ANNAPOLIS - Maryland voters rate the protection of clean air and clean water as top concerns on the same level as crime and drugs, education, and health care according to a new poll released today by the League of Conservation Voters Education Fund (LCVEF) in conjunction with Maryland League of Conservation Voters Education Fund. In fact, clean air and water rated above taxes as well as Medicare and Social Security as an issue of concern to voters. Nearly 90 percent of Maryland voters said that the environment figures strongly in their voting decisions.
The Garin Hart Yang poll of 606 likely November 2000 voters indicates a commitment to environmental protection by voters in all parts of the state and across party lines. The poll was taken from May 11-16, 2000 for the League of Conservation Voters Education Fund.
"This poll shows that at a fundamental level, Maryland voters care a great deal about protecting clean air and water. In fact, they rank these issues at the same level as crime and drugs, education and health care," said Ann Riley, Mid-Atlantic Regional Director for LCVEF.
Susan Brown, Executive Director of the Maryland League of Conservation Voters Education Fund, continued, "When nearly 90 percent of Maryland voters consider clean air, clean water and open space an important factor in making a voting decision, all candidates up and down the ballot should stand up and take notice."
Highlights of the poll include:
Maryland voters rated clean air and water as a top concern, following only education, crime and drugs, and health care. More voters indicated concern about clean air and water than taxes and Medicare and Social Security.
When asked how important are issues involving clean water, clean air and open space in making a voting decision, 89 percent of voters said those issues were important, 46 percent very important and 43 percent somewhat important.
When given a choice between two candidates - Candidate A believes we must protect the environment, and supports strong laws and enforcement of those laws. Candidate B believes there are too many government regulations, and supports efforts to relieve the burden of regulation on business. Maryland voters choose pro-environment Candidate A, overwhelmingly 82 percent to 14 percent over Candidate B.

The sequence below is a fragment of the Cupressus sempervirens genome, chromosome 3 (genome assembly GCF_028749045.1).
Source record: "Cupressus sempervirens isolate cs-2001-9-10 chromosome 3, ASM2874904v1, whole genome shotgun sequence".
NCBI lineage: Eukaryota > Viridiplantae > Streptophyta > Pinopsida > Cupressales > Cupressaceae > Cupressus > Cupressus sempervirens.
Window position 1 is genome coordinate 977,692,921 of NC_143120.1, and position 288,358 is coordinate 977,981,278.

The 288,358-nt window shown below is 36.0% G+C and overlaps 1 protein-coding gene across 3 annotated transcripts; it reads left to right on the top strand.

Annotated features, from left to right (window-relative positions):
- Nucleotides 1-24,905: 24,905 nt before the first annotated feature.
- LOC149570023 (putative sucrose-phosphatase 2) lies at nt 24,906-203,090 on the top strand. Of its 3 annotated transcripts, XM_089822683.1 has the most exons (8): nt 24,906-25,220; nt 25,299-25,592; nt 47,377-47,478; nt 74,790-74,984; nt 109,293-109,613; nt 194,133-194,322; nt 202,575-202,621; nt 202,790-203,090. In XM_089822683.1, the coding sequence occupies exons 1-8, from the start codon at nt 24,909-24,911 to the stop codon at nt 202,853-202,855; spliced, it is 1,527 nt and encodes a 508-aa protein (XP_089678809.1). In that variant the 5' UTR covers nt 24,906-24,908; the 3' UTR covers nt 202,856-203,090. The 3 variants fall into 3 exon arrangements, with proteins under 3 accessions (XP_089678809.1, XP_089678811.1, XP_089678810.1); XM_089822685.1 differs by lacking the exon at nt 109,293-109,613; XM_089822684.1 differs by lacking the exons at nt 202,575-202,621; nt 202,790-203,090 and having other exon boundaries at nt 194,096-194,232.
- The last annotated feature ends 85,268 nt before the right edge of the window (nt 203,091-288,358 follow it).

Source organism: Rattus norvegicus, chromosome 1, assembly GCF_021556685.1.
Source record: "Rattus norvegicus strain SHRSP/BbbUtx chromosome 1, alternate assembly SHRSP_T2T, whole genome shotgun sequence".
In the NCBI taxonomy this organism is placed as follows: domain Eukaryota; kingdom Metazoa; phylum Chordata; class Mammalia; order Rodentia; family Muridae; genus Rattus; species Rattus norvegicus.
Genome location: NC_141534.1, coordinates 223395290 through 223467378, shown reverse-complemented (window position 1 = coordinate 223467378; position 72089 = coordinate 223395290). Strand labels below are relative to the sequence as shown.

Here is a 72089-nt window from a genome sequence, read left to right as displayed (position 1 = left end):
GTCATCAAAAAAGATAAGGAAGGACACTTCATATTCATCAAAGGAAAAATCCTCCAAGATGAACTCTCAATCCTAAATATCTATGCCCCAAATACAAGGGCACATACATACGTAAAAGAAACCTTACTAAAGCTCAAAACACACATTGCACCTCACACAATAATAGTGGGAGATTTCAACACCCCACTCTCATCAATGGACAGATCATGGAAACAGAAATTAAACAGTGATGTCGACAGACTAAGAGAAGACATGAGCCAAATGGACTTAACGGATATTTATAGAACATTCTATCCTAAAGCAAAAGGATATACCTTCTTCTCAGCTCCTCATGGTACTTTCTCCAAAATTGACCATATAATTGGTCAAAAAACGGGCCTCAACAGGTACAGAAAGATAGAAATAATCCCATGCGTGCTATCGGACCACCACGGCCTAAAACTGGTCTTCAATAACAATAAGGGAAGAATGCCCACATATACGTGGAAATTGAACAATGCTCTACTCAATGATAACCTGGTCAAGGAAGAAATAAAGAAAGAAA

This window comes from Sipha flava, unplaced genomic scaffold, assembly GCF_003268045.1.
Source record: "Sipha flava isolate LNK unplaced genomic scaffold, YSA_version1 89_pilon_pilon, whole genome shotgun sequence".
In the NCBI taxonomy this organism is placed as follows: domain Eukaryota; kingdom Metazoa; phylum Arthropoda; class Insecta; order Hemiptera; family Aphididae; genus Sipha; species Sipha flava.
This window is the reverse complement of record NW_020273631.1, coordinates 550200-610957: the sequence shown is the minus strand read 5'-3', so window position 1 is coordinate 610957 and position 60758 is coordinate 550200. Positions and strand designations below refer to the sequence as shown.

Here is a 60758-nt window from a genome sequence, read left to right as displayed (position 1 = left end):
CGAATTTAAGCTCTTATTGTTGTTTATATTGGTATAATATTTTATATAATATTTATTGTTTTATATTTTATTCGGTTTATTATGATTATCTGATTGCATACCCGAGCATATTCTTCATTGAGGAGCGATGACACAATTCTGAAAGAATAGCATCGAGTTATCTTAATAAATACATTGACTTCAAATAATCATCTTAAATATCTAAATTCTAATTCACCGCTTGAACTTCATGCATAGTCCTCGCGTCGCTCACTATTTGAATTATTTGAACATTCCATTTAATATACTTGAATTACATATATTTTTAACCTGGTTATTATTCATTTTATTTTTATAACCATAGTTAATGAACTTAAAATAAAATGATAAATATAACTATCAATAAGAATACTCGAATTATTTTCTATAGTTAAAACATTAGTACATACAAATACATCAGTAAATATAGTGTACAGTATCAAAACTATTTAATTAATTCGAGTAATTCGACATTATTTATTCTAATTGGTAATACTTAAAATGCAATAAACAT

When asked what conservation or environmental concerns voters worried about the most, 32 percent said water quality is their greatest worry. Followed closely by air quality.
A full 73 percent of voters in the state say there is no need to pick between the environment and the economy. But if a choice had to be made between a strong economy and a clean environment, a majority of voters (61 percent) would rather see a clean environment than a strong economy (28 percent).
Eighty-four percent of Maryland voters want either tougher enforcement of environment laws or stronger laws.
Seventy-five percent of Maryland voters support strong limits on growth and development to protect Maryland's quality of life, as compared to 15 percent who believe that growth and development is inevitable and the economic benefits offset problems that growth creates.
Sixty-one percent of Maryland voters believe that state funds should be used to expand mass transit, such as light rail and buses, while 23 percent believe those funds should be used to build more roads and highways.
The telephone survey of 606 registered voters likely to vote in the 2000 election was commissioned by LCVEF and conducted by Garin Hart Yang. The survey was conducted May 11-16, 2000. A random sample of this type is likely to yield a margin of error of +/- 4.1 percent in 95 out of 100 cases.
The Maryland League of Conservation Voters Education Fund is a new statewide nonprofit nonpartisan organization dedicated to maximizing the participation of conservation minded citizens in public policy decisions made at the state and local levels regarding Maryland's environment and natural resources.
The League of Conservation Voters Education Fund is a nonprofit, nonpartisan 501(c)(3) organization dedicated to raising awareness about environmental issues, increasing the capacity and effectiveness of state and local environmental groups, and encouraging citizens to participate in the democratic process. For more information, please visit the LCV Education Fund Web site at www.lcvef.org.
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